VIDEO: As floodwaters recede, crews assess the damage to Grand Forks’ downtown

More than four dozen firefighters and building inspectors came out to help

As the water begins to recede from Grand Forks’ flood-ravaged downtown, it’s been replaced by dozens of men and women walking around in safety vests, trying to assess how badly damaged the buildings are.

Assistant fire Chief Kevin McKinnon said that just shy of 50 people have been trained up over the past few days to tackle the more than 1,400 homes and businesses damaged in the flood.

“The assessors all have three different coloured placards: green, no restrictions to get back in; yellow, restricted use and then [red], unsafe, we don’t believe people should be going in until it’s been properly inspected,” said McKinnon.

However, McKinnon warned that even if a building receives a green card, it doesn’t mean it’s safe to get back inside. The evacuation orders, which cover 1,600 people in Grand Forks alone, and 3,000 people altogether throughout the region, still stand.

VIDEO: Grand Forks shores up defences as floodwaters rise to peak levels

The assessment teams are typically made up of building inspectors, firefighters or just anyone with a bit of building structure know-how.

Bill White, who led five teams of rapid damage assessors for BC Housing before retiring two years ago, came up from Vancouver to help in Grand Forks.

“Generally, what we want them to do is go around the building and take a look at each side of the building. If they’re able to get in, then they go in an take a look at the contents and that gives them more information,” said White.

The teams try to determine if the damage is structural, or something as easily fixed as a water-logged electrical box, White added.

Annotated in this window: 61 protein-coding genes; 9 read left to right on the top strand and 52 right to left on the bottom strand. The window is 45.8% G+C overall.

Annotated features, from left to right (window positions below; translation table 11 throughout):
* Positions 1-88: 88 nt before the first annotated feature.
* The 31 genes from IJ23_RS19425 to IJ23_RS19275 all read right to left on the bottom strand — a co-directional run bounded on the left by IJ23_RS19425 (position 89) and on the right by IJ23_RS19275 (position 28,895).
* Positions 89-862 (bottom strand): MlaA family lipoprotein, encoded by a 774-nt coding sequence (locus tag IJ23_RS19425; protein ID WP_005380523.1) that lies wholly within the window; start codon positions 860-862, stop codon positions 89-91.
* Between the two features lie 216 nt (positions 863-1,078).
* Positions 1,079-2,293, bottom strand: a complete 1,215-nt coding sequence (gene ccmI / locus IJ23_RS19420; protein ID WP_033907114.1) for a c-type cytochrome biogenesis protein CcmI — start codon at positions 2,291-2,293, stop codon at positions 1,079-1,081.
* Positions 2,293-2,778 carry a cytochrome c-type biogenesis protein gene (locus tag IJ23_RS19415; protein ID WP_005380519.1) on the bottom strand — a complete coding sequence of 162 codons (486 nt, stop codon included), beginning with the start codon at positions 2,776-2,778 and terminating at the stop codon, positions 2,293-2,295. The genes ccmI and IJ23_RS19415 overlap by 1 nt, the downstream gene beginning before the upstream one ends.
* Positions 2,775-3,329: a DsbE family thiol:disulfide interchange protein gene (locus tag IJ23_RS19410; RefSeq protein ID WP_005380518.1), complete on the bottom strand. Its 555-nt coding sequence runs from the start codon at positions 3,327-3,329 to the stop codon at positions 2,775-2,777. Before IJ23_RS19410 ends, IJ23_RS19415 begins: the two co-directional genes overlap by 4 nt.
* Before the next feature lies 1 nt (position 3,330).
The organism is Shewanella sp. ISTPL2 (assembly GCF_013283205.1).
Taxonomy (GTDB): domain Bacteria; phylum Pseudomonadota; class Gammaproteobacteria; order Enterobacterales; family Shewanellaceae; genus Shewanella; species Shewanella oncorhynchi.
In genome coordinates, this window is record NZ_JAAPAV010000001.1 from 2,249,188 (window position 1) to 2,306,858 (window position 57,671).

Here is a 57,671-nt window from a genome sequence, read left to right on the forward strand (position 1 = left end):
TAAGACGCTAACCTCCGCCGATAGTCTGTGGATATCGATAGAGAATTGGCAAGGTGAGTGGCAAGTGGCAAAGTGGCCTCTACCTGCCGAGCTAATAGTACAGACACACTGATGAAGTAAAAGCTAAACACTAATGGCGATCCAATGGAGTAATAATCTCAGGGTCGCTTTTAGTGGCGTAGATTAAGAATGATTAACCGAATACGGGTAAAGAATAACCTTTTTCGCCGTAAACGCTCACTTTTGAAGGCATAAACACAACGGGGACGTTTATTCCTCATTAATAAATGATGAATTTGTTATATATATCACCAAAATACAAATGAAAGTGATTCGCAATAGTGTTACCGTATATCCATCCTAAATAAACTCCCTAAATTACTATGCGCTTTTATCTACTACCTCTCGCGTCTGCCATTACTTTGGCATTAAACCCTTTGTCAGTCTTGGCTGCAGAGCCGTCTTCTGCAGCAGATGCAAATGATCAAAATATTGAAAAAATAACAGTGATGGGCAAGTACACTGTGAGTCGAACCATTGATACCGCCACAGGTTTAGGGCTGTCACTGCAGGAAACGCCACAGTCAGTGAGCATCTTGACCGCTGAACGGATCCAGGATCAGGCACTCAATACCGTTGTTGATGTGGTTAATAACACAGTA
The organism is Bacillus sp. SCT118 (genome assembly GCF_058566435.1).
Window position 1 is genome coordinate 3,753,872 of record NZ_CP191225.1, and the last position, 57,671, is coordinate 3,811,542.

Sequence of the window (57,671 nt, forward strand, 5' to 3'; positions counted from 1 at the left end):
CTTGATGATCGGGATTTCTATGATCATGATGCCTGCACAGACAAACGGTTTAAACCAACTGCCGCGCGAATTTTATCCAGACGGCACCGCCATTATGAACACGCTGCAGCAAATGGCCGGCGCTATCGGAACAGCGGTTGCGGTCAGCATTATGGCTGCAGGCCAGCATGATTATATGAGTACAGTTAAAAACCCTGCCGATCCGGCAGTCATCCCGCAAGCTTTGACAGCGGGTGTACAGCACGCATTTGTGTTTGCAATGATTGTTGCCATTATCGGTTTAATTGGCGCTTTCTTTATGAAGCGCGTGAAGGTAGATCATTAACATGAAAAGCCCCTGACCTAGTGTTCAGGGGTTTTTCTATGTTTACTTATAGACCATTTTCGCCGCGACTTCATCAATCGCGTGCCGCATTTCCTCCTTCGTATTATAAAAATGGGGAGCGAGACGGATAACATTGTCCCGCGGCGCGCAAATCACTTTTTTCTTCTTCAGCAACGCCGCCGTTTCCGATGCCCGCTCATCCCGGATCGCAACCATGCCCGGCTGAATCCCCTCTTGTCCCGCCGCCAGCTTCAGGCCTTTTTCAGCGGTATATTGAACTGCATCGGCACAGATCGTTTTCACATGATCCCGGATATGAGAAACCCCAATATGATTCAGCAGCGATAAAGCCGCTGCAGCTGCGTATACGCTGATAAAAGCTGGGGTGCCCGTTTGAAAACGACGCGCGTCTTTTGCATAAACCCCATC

Structural damage results in a red placard, White noted, and serious concerns about the building’s ability to stay standing.

“There’s two main areas of concern. It might be a slope stability problem if they’re down near the river. If it’s damage to the building, it’s a structural problem and we’d ask for follow up with a structural engineer or a geotechnical engineer.”


@katslepian

katya.slepian@bpdigital.ca

Like us on Facebook and follow us on Twitter.

Just Posted

Community and collaboration drive Binche Fishing Derby

Family time, forward thinking and positive initiatives to be highlighted

Dr. Paul Stent awarded Key to the Community

On June 4, local physician Dr. Paul Stent was presented with the… Continue reading

Audit finds Canfor did not comply with bridge maintenance legislation

Per a news release issued by the Forest Practices board, an independent… Continue reading

Tenth B.C. Justice Summit continues dialogue on Indigenous justice

Per an information bulletin courtesy of the Ministry of Attorney General and… Continue reading

Fort St. James Taekwon Do enjoys success at provincials

The Fort St. James Family Taekwon Do team has achieved enormous success… Continue reading

REPLAY: B.C. this week in video

In case you missed it, here’s a look at replay-worthy highlights from across the province this week

B.C. NHL prospect expected to make ‘full recovery’ after an incident in Calgary

Jordy Bellerive was injured in a reported house fire Saturday night

BC Lions defensive back Marcell Young levels streaker in home opener

Young hit the fan near one of the 45-yard lines

Police: Taxi driver who hit 8 Moscow pedestrians fell asleep

Two Mexican World Cup fans were among those hit

B.C. VIEWS: Orphans of our urban drug culture neglected again

Child advocate Bernard Richard leaves B.C. with harsh message

From marijuana beer to pot cookies, Canadian companies creating cannabis edibles

Manufacturers think that edibles will do well with users who don’t want to smoke or vape

Privacy lawyer warns against victim blaming in recent sextortion scams

Perpetrators get sexual photos of the victim and threaten to share them with friends and families

QB Jennings leads Lions to 22-10 win over Alouettes

B.C. wins CFL home opener over Montreal

Most Read